Two African-American Women Are Headed for Runoff in Chicago’s Mayor RaceMarch 29, 2019
Lori Lightfoot, center, a former federal prosecutor and sharp critic of the status quo at City Hall, and her daughter Vivian Lightfoot appeared with supporters in Chicago on Tuesday.CreditCreditErin Hooley/Chicago Tribune, via Associated Press
By Julie Bosman, Mitch Smith and Monica Davey
CHICAGO — Two African-American women are headed for a runoff in the Chicago mayor’s race, setting up an election that will make history.
Lori Lightfoot, a former federal prosecutor and sharp critic of the status quo at City Hall, and Toni Preckwinkle, the county board president and chairwoman of the county’s Democratic Party, will face one another in a runoff election set for April, according to The Associated Press.
The third top vote-getter — William M. Daley, a member of Chicago’s political dynasty of Daleys — earlier conceded defeat.
Either Ms. Lightfoot or Ms. Preckwinkle would be the first African-American woman to lead the nation’s third largest city, succeeding Mayor Rahm Emanuel as mayor. Only one other woman, Jane Byrne, has been elected mayor, in 1979. If Ms. Lightfoot were to win, she also would be the first openly gay mayor of Chicago.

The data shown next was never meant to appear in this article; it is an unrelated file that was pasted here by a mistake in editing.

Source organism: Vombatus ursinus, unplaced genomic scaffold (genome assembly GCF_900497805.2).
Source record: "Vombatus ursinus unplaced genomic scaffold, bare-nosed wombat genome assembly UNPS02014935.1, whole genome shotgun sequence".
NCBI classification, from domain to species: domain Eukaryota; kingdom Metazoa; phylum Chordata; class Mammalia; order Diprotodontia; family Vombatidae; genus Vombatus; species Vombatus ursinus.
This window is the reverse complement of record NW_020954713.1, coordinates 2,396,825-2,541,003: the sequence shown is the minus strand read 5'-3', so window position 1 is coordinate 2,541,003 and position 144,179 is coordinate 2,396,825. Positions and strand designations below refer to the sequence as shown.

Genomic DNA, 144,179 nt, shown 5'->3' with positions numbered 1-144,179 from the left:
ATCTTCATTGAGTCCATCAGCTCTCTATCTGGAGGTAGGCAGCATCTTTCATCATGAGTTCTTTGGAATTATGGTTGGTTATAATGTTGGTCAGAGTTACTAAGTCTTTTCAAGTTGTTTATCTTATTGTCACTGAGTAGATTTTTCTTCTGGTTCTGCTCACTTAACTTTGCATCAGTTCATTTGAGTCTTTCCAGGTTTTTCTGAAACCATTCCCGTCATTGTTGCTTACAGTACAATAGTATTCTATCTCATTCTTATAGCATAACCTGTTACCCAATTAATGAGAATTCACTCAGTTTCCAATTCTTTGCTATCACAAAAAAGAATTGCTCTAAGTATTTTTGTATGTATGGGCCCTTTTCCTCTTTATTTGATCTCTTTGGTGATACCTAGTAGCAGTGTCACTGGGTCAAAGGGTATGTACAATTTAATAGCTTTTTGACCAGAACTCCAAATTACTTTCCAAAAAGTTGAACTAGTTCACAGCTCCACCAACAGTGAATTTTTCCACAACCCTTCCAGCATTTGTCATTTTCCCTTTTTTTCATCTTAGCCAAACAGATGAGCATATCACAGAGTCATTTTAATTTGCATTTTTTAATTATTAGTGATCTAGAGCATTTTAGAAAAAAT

Ms. Preckwinkle, 71, a long established politician who has often been urged to run for mayor, had been widely expected to do well in Tuesday’s balloting amid a cast of 14 candidates. The success of Ms. Lightfoot, 56, who has never held elective office before, was far more surprising; she was less well known in Chicago’s political sphere and had far less money.
Toni Preckwinkle, the county board president and chairwoman of the county’s Democratic Party, spoke at her election night party in Chicago on Tuesday.CreditAshlee Rezin/Chicago Sun-Times, via Associated Press
Her win, too, was seen as something of a rebuke to Mr. Emanuel’s tenure as mayor and to Chicago’s old political history. Ms. Lightfoot had tried to define her campaign as a rejection of machine politics and a refocusing on Chicago’s struggling neighborhoods, not just its gleaming downtown.